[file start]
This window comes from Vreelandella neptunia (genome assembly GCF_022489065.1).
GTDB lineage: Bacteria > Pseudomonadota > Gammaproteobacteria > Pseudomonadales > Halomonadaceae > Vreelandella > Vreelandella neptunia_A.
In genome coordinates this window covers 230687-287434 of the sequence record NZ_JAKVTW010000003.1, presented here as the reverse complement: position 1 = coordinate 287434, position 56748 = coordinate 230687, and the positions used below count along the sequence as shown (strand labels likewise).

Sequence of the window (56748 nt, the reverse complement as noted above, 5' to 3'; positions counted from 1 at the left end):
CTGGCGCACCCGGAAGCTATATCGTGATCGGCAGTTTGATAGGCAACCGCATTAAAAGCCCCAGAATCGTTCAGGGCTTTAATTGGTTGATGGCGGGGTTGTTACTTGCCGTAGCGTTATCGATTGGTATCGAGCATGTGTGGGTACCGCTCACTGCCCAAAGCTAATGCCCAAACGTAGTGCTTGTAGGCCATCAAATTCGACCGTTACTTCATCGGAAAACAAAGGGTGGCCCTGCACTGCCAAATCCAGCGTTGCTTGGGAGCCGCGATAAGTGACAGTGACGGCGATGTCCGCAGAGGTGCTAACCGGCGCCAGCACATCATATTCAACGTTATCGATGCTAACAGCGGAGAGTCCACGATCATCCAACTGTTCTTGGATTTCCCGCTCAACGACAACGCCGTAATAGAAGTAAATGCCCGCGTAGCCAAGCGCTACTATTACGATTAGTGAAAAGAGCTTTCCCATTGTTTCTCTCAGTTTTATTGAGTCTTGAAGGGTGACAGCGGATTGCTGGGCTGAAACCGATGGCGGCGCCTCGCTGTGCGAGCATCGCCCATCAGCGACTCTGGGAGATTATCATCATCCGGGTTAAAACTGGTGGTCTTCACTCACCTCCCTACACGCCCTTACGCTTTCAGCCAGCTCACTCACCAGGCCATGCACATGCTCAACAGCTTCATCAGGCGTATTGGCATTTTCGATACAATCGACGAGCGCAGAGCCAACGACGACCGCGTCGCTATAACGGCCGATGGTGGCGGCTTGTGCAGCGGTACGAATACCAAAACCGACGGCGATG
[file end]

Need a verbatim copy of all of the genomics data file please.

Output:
This window comes from Vreelandella neptunia (genome assembly GCF_022489065.1).
GTDB lineage: Bacteria > Pseudomonadota > Gammaproteobacteria > Pseudomonadales > Halomonadaceae > Vreelandella > Vreelandella neptunia_A.
In genome coordinates this window covers 230687-287434 of the sequence record NZ_JAKVTW010000003.1, presented here as the reverse complement: position 1 = coordinate 287434, position 56748 = coordinate 230687, and the positions used below count along the sequence as shown (strand labels likewise).

Sequence of the window (56748 nt, the reverse complement as noted above, 5' to 3'; positions counted from 1 at the left end):
CTGGCGCACCCGGAAGCTATATCGTGATCGGCAGTTTGATAGGCAACCGCATTAAAAGCCCCAGAATCGTTCAGGGCTTTAATTGGTTGATGGCGGGGTTGTTACTTGCCGTAGCGTTATCGATTGGTATCGAGCATGTGTGGGTACCGCTCACTGCCCAAAGCTAATGCCCAAACGTAGTGCTTGTAGGCCATCAAATTCGACCGTTACTTCATCGGAAAACAAAGGGTGGCCCTGCACTGCCAAATCCAGCGTTGCTTGGGAGCCGCGATAAGTGACAGTGACGGCGATGTCCGCAGAGGTGCTAACCGGCGCCAGCACATCATATTCAACGTTATCGATGCTAACAGCGGAGAGTCCACGATCATCCAACTGTTCTTGGATTTCCCGCTCAACGACAACGCCGTAATAGAAGTAAATGCCCGCGTAGCCAAGCGCTACTATTACGATTAGTGAAAAGAGCTTTCCCATTGTTTCTCTCAGTTTTATTGAGTCTTGAAGGGTGACAGCGGATTGCTGGGCTGAAACCGATGGCGGCGCCTCGCTGTGCGAGCATCGCCCATCAGCGACTCTGGGAGATTATCATCATCCGGGTTAAAACTGGTGGTCTTCACTCACCTCCCTACACGCCCTTACGCTTTCAGCCAGCTCACTCACCAGGCCATGCACATGCTCAACAGCTTCATCAGGCGTATTGGCATTTTCGATACAATCGACGAGCGCAGAGCCAACGACGACCGCGTCGCTATAACGGCCGATGGTGGCGGCTTGTGCAGCGGTACGAATACCAAAACCGACGGCGATG